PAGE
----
15 Reflections on the gospel reading The best way to keep vigil is to do our work assiduously and diligently. We work even if no one is watching or supervising. Vigilance is not doing anything and looking at the sky for signs, but doing our jobs conscientiously.

16 Tying the 3 readings and the Psalms 1 st reading: “Return, O Lord.” (a prayer) The psalm is a prayer for the Lord’s coming. 2 nd reading: A picture of a community prepared for the coming of the Lord Gospel reading: Repeated appeal to be watchful or else… How do we prepare for the coming of Jesus?

17 How to develop your homily/sharing: You may begin by explaining what advent is all about. Repeat some ideas found in the introduction of the missalette if you have one. Emphasize the word “preparation” for the coming of the Lord (3 comings) Then make a critique on the commercial / consumeristic preparations  elaborate Christmas decors, shopping spree, endless Christian parties, eating and drinking causing sickness or death to some  over involvement in church activities causing fatigue, no sleep (not good for the spirit), carolling, etc.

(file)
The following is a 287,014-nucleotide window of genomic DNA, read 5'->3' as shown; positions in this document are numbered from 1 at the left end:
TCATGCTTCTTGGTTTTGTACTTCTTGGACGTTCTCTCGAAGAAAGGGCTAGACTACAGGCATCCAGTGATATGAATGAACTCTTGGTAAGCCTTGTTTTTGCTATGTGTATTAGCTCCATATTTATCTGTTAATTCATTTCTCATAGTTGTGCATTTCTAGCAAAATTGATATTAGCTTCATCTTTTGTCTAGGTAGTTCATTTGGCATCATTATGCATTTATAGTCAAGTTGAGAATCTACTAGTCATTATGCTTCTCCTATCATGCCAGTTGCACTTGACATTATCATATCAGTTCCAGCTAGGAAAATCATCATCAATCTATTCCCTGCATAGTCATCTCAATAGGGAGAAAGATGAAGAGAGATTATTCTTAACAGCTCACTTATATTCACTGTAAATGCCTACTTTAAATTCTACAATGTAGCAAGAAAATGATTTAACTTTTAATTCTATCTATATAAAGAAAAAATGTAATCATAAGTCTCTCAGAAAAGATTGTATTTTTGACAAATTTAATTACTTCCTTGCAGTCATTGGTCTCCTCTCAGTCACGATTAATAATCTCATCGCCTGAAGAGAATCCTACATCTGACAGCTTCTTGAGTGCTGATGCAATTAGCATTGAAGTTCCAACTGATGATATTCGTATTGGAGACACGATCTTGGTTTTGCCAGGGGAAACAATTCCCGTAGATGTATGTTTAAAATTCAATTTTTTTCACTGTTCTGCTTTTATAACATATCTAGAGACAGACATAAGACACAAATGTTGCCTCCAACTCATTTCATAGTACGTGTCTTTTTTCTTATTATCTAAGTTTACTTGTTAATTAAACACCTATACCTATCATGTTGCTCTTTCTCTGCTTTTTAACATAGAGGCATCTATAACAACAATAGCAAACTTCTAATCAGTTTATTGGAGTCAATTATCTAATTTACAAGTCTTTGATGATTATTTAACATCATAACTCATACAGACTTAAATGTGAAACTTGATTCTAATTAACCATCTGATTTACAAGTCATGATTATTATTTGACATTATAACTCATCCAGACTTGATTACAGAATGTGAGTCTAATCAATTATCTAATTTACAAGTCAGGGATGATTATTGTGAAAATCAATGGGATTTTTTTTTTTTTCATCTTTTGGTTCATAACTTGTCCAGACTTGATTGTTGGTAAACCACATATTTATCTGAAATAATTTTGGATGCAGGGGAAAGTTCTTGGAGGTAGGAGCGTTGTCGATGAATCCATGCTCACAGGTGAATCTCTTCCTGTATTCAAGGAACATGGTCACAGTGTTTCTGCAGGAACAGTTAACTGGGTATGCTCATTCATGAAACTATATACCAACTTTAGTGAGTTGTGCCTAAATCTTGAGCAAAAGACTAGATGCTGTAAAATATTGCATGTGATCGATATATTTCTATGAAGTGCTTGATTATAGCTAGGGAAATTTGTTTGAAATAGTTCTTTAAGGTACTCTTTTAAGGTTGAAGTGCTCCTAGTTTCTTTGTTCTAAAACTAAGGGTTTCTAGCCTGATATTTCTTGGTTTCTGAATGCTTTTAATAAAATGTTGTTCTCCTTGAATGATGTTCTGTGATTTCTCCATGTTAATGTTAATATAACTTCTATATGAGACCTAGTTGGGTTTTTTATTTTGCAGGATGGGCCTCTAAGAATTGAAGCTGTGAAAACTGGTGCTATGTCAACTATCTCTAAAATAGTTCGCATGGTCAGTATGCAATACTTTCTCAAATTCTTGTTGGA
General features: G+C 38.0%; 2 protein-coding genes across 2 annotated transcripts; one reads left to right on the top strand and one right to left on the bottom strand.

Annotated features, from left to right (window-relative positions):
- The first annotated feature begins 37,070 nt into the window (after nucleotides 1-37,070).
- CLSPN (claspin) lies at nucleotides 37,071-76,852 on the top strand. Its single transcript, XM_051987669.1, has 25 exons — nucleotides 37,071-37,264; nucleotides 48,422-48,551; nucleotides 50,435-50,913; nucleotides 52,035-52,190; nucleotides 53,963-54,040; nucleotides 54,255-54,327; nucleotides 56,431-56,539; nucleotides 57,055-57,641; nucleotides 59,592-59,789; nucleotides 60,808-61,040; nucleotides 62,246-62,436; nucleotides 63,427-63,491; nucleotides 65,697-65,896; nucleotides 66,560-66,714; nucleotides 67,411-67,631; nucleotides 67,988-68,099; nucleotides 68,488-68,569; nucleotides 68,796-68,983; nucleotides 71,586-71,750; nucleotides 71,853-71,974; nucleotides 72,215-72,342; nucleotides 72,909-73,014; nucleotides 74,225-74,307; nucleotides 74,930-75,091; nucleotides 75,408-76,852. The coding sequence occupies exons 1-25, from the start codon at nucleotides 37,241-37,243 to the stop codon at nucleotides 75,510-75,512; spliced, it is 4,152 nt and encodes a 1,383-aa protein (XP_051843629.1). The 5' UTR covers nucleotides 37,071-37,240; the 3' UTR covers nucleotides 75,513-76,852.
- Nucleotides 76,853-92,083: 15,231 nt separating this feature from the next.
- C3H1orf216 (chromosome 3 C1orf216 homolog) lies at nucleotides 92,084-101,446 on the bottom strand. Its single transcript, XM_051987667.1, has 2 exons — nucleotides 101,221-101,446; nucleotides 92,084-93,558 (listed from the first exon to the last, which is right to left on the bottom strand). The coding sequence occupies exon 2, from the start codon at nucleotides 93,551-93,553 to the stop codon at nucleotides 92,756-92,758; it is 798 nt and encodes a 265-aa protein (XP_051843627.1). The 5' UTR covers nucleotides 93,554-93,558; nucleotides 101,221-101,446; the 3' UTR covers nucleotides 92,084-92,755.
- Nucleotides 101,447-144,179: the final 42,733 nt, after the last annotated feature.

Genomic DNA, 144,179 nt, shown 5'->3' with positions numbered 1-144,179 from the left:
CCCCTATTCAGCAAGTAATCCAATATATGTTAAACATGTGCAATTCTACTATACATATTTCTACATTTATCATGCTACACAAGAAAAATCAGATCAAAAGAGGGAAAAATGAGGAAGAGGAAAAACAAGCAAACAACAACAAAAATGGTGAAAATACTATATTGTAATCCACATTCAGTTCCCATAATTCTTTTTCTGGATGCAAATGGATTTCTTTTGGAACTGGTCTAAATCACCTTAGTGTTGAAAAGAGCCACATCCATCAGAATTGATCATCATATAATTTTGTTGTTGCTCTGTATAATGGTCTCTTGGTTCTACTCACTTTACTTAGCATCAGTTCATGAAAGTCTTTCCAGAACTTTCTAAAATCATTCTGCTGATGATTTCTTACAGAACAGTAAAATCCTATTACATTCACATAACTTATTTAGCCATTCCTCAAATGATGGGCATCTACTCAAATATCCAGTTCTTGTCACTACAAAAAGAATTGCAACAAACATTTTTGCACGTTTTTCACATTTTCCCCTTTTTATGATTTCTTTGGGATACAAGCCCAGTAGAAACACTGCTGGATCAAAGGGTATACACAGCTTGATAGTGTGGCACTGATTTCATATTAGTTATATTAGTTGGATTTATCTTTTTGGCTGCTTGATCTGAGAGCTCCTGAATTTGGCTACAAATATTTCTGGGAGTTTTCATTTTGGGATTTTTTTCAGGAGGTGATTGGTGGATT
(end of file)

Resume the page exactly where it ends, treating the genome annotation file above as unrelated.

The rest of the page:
18 Now, convince your audience on the real preparation according to the readings  To pray for his coming, or his return, expressing their longing for God to intervene in their lives (1 st reading)  To relate with the ideal community (in Corinth) in terms of preparedness (2 nd reading)  To be vigilance, diligent (gospel)

19 Make practical suggestions: attend advent recollections, set aside more time for prayer, spiritual reading, prepare the readings for the mass. They should be diligent in their spiritual preparation. Warn those who do not prepare: Christmas does not mean anything without spiritual preparation. It is a waste of money and energy. Christmas without establishing relationship with Christ is void.